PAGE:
When I started this series I thought it would be much simpler than it’s turned out to be. Each of these myths about our Church are more wide-spread and more serious than I expected them to be. Finally, today’s topic is a bit of a relief. It can be dispelled very simply even though some people will probably not be convinced.
@Pontifex maybe you should give up kidf***ing and idol worship for lent.
@Pontifex yes, they are worshipping idols and a petty perverted anti-Christ in a false church that hates the Lord.
Note: @pontifex is Pope Benedict XVI.
OK, we get it. You don’t like the Church. But this is one myth that is easily shot down. Yes, we do have a lot of statues in our churches, statues of Jesus, Mary, Joseph, and other saints. My particular church, Saint John Nepomuk Chapel in Saint Louis, MO, has more than forty of them. We don’t worship the statues nor the people they represent (with the exception of Jesus). We’ll deal with whether we worship saints or not in another post, but for now let’s just talk about the statues.
When this myth is thrown up the simplest way to deal with it is to ask the other person if they have any pictures in their wallet or on the walls at home. Ask them to see what’s in their wallet. They will surely have a picture of a loved one. Next, ask them if they love the picture. No, they don’t love the piece of paper and the ink that stains it. They love what the picture represents. Same thing with Catholics. I don’t love that hunk of plaster and paint that sits above our altar. But I do love Jesus who is represented by the statue.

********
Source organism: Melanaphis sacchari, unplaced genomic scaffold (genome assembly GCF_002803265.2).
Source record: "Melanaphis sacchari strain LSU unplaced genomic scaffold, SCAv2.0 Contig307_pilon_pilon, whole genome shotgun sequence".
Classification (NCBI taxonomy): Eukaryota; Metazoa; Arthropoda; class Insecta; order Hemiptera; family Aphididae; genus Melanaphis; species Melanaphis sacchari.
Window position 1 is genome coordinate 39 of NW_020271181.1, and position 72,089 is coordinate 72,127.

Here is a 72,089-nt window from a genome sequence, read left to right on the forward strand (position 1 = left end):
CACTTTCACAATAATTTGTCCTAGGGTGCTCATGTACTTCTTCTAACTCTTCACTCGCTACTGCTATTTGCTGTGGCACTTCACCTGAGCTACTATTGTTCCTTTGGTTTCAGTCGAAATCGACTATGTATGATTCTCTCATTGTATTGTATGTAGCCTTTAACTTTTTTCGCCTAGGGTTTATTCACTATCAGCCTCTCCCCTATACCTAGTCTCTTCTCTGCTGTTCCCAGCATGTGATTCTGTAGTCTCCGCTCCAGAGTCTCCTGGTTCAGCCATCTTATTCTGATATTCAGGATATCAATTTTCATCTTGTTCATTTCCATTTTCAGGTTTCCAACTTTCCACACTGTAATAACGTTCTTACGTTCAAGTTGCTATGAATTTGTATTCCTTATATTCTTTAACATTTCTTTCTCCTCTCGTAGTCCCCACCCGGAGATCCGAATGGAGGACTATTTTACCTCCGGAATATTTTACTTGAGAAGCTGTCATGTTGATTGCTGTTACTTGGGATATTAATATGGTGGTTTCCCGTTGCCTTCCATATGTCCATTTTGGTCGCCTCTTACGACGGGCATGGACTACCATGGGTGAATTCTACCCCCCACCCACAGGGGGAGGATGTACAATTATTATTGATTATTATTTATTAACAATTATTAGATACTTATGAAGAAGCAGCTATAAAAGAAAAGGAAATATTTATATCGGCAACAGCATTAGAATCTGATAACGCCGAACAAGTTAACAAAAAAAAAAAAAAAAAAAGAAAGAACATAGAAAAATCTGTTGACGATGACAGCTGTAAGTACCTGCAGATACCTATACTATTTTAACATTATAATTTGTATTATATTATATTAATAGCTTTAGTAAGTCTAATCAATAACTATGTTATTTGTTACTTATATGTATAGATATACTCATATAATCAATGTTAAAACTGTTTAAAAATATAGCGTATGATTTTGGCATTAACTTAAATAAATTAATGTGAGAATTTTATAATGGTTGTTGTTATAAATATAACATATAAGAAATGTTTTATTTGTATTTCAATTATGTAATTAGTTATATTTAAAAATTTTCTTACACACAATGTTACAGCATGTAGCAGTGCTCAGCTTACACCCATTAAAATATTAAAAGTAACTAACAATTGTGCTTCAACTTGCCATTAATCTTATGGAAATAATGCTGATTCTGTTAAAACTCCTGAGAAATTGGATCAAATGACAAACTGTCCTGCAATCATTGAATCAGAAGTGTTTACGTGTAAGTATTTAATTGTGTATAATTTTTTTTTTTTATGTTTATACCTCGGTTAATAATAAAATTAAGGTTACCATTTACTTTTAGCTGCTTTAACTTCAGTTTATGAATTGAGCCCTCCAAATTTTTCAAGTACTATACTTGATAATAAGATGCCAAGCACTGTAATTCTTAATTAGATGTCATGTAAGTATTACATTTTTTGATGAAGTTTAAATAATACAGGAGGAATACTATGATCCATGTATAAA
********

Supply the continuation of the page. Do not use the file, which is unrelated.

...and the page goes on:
Statues are a visual reminder. That’s all. We don’t worship them at all any more than I worship the picture of my wife that I carry with me. (Actually, like many people today, I carry pictures of all my family on my phone. I can promise you, I don’t worship or even love my phone.) Until He comes again, we can’t actually see the face of Jesus (except in the faces of others). A statue, or a medal, or any other holy article is just a reminder; no more-no less.